This incursion into Mandai isn’t a brutal rape of Mother Nature; it’s a slow creep to the death, like a painless, but invasive, tumour, and before you know it, 30 years from now, you’ll have condos facing our new Mandai Reserves called ‘Mandai 8’, ‘Le Fauna’, ‘Sky Safari’,  hipster cafes dedicated to the late, great orang utan Ah Meng, a jungle-themed mall and cinema. Rare creatures like mousedeer and pangolins would have died out before anyone this generation has seen one outside of the Zoo’s enclosures. Nature enthusiasts who’ll complain about the first condo in Mandai would have long forgotten that the same voices went unheard back when we talked of building a damn army camp there, when we were probably also told that the government would be ‘sensitive’ to the whispers of the wild.

If our obsession with progress, little-by-little, goes unchecked, it would not be nature’s whispers but the haunting bellow of ghosts that we’ll be hearing. Bernard Harrison has proposed building an ‘UN-ZOO’ instead of lumping the Bird Park together with the current attractions. He would probably agree with me that a better alternative would be to leave the Mandai wilderness UNTOUCHED.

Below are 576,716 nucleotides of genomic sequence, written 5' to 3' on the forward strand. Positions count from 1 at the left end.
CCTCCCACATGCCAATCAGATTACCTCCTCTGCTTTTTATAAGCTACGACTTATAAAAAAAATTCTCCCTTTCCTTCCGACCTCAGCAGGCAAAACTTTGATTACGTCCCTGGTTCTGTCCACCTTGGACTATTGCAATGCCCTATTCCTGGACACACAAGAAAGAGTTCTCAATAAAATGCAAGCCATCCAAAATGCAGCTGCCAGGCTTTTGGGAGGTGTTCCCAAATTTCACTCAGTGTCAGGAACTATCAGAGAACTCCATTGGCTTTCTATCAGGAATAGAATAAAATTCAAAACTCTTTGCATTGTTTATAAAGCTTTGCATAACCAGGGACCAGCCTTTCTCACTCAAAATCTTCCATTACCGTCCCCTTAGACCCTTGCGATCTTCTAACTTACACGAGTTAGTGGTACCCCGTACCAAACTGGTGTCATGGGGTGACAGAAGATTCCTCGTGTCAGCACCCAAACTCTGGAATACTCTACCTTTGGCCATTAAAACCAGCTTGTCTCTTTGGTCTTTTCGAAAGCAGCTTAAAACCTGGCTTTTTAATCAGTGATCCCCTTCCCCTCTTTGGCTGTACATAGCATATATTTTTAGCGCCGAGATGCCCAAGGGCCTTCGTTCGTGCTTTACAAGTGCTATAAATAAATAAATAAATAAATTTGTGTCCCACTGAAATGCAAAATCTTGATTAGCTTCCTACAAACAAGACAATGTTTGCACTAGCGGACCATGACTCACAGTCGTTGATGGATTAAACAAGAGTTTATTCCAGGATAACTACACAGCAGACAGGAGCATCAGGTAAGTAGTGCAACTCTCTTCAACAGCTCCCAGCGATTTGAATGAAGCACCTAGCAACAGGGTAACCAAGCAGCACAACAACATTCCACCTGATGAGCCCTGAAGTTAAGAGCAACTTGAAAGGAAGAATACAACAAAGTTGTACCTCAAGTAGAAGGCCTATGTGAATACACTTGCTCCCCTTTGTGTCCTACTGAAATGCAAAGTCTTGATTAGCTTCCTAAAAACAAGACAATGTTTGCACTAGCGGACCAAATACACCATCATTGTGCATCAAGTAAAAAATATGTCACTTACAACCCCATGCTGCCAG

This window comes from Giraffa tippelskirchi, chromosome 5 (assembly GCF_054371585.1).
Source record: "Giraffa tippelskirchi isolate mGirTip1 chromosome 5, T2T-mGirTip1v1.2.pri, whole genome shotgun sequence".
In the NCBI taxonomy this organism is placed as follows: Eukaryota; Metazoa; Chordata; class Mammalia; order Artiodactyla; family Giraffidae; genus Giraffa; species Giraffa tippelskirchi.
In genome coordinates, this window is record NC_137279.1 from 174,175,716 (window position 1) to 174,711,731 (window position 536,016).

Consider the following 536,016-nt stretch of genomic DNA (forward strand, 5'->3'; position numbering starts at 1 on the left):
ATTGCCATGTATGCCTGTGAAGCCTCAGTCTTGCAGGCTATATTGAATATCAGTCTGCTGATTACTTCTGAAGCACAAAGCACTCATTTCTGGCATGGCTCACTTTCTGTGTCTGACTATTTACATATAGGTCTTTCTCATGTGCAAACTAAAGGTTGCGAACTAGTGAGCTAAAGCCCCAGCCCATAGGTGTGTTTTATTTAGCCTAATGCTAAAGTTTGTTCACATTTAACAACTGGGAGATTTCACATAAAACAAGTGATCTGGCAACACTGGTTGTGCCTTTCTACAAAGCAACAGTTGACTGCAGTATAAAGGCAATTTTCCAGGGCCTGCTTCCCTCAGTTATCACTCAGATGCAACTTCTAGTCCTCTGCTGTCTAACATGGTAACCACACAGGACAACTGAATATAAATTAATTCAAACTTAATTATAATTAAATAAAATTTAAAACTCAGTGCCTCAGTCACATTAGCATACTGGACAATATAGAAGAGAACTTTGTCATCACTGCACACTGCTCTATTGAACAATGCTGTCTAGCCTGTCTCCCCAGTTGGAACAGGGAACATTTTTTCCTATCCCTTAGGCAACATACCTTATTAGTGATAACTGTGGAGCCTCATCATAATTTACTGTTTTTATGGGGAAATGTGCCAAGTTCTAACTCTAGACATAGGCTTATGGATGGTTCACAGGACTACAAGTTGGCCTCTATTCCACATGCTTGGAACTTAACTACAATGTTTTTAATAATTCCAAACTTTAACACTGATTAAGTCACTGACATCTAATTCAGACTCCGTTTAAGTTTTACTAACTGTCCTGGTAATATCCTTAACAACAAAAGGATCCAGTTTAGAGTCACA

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One Response

  1. The 2 plots identified for development in Mandai are not virgin forests, but heavily disturbed and cleared land. The orchid garden plot is largely open grassland while the other plot has fruit trees and secondary scrub. Development can be done sensitively. The Zoo and Night Safari sites still harbour many native species, including colugos and pangolins, despite being so built up. I agree that the increased traffic would lead to more roadkills, and this is an area the authorities would need to look earnestly into. Let’s not kid ourselves that Singapore can afford to leave large swathes of land untouched given the limited land space (would you rather the Govt reclaim more land from the sea and in doing so destroy coral reefs and silt up waters?). The way forward is to find innovative ways of co-existing with natural spaces; nature is adaptable, and when given enough time and opportunity will recover and reclaim.